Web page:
I’ve been reading Susan Ostrander’s Citizenship and Governance in a Changing City.
Susan and I work together through The Welcome Project, a great Somerville organization, featured in her book, which seeks to build the collective power of immigrants in Somerville.
I must admit it’s a little weird to read a sociological study of my own community, but it’s been an interesting undertaking nonetheless.
Also, spoiler alert.
I’m really taken with what Ostrander calls the “immigrant imaginary” and the “working class imaginary.”
Essentially, she argues, there are these narratives we tell ourselves, ways we present ourselves, that while perhaps not inaccurate…are also not quite accurate. That disconnect creates a dissonance in atmosphere – an environment that’s simultaneously welcoming and ostracizing.
The immigrant imaginary, for example, manifests itself when we describe the U.S. as a ‘nation of immigrants.’
It can be tremendously welcoming to proclaim that the United States has always been built by immigrants, that immigrants have always been a core piece of our national identity, and that immigrants should always be welcomed as an integral part of the community.
But there’s something disingenuous about that as well.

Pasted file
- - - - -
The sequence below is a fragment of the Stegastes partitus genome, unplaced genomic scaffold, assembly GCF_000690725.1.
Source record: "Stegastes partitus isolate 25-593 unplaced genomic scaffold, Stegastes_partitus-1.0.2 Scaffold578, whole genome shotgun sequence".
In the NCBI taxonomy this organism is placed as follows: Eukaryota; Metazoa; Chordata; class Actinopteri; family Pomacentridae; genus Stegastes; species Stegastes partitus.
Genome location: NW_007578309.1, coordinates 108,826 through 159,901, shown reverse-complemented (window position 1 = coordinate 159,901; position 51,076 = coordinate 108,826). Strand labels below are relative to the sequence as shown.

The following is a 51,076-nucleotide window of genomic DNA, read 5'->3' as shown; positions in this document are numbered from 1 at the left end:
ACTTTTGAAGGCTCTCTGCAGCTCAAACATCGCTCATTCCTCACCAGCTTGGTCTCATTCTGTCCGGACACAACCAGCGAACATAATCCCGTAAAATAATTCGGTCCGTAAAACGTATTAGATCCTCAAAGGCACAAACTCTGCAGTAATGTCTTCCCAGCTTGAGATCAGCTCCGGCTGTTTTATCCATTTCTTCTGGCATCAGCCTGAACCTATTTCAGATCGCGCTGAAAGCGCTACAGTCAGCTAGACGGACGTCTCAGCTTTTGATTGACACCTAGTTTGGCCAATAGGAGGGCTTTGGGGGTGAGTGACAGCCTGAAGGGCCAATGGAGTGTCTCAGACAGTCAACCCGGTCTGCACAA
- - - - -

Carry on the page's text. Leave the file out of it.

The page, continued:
While I must admit to having been relieved when my mother called to tell me I could tear up my (imaginary) Mayflower Society membership, many parts of my family have been here for generations.
I had relatives among the founders of Hingham, MA. I’m related to Mary Todd Lincoln. Even my Somerville roots run deep – my cousin 100 years ago served as the superintendent of Somerville Public Schools (Source: my mother).
So, to compare my ‘immigrant experience’ to the modern immigrant experience lacks a thoughtful understanding of the issues currently faced, and – perhaps worse – masks those issues under a pretense of commonality.
Ostrander also describes a similar “working class” imaginary, which I personally find particularly compelling. Having grown up in a working class family, I very strongly identify as a working class, though common measurements would generally categorize me as middle class.
I am not sure that there is anything wrong with this disconnect – with seeking understanding and common ground through different, but similar experiences.
But I do thinking it’s something of which we all need to be self-aware.
When you claim membership within a group, how does that self-identity impact those who are around you?
In what ways does your self-perceived group membership impact the way you think or the way you present ideas? Is it clear to your audience where you’re coming from?
Is it possible that, in trying to create a welcoming environment you are unintentionally creating a space where genuine inclusion is not possible?